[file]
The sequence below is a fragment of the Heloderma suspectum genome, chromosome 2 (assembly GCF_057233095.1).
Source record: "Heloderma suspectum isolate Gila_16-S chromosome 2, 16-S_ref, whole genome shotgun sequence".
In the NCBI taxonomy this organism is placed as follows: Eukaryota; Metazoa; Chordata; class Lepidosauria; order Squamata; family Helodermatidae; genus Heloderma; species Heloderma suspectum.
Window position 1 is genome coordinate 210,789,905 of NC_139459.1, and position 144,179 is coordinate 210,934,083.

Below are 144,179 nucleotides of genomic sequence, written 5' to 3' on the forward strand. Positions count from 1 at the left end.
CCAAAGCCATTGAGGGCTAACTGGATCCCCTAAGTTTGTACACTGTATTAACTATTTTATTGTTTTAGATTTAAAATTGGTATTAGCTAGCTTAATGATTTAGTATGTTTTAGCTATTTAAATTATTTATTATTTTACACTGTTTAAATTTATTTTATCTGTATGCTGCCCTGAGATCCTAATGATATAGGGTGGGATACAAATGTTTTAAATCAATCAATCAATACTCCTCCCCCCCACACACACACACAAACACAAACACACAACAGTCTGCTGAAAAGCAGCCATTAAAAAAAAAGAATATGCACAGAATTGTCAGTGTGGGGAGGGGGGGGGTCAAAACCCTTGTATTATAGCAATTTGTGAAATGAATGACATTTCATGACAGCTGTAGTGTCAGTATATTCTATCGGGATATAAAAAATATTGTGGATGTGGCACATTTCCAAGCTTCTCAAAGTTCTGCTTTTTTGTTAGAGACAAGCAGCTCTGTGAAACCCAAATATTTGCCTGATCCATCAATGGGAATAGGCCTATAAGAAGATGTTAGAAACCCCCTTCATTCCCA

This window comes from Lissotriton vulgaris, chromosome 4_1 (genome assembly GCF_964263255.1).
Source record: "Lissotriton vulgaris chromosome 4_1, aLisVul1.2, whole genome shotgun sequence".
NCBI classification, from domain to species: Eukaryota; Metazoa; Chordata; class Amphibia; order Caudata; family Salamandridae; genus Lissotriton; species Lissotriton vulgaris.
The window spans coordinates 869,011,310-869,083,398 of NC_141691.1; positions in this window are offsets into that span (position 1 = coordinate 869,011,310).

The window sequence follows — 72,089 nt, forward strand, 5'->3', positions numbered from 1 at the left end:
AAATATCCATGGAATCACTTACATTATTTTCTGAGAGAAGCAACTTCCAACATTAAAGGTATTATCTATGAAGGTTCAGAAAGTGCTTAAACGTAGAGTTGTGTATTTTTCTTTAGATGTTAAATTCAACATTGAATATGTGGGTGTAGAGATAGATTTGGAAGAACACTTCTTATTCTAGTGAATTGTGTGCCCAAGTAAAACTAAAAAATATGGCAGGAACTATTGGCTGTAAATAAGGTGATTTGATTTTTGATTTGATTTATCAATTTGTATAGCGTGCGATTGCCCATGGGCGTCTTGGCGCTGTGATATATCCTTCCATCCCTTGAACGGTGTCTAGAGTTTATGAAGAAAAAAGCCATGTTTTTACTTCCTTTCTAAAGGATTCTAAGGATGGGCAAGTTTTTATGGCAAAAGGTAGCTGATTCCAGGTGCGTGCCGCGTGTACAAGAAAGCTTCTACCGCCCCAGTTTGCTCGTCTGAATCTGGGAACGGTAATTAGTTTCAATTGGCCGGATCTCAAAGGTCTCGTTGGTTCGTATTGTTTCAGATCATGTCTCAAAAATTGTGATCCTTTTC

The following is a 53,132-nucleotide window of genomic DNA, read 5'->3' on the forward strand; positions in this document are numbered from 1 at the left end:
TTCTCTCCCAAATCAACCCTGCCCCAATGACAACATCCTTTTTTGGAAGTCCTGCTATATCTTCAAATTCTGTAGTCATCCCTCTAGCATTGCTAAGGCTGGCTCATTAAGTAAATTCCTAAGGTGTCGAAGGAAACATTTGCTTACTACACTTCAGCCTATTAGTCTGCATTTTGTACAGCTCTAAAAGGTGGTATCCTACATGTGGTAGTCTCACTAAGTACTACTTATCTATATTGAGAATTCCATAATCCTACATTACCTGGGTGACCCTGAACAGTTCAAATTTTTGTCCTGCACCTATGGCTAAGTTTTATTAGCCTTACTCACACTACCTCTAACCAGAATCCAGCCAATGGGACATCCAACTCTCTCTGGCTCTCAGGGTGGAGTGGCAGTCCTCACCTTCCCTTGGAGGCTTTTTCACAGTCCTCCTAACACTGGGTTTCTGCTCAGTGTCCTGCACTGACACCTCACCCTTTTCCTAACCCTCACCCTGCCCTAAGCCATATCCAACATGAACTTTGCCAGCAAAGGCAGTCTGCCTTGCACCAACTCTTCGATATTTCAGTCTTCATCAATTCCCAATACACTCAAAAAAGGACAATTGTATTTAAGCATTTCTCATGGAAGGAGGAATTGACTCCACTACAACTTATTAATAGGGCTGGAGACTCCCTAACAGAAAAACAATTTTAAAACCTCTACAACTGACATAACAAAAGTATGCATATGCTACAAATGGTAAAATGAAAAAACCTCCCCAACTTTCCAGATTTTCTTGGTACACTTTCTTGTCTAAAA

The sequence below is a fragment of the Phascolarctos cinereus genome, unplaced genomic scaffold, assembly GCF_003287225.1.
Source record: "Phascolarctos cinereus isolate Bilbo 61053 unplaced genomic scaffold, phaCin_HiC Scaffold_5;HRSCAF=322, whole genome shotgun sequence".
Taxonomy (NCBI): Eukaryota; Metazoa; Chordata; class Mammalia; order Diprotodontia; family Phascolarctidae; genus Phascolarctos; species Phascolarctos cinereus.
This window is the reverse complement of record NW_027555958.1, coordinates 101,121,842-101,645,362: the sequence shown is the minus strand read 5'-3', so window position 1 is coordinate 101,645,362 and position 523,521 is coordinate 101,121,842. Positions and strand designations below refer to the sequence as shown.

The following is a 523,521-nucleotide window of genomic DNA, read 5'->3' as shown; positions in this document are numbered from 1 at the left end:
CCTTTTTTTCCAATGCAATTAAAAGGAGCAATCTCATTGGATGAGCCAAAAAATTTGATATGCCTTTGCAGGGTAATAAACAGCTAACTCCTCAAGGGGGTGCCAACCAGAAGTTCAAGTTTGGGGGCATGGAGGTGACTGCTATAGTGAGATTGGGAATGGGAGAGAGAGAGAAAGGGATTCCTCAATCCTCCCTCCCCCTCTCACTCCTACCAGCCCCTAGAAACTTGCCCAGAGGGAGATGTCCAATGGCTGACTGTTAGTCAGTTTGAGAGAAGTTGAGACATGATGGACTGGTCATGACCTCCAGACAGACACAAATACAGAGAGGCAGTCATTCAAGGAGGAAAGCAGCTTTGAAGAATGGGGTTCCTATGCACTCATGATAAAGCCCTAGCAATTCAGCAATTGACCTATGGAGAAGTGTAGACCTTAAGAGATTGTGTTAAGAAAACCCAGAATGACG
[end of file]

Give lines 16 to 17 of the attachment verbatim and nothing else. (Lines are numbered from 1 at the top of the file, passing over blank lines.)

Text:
Source record: "Phascolarctos cinereus isolate Bilbo 61053 unplaced genomic scaffold, phaCin_HiC Scaffold_5;HRSCAF=322, whole genome shotgun sequence".
Taxonomy (NCBI): Eukaryota; Metazoa; Chordata; class Mammalia; order Diprotodontia; family Phascolarctidae; genus Phascolarctos; species Phascolarctos cinereus.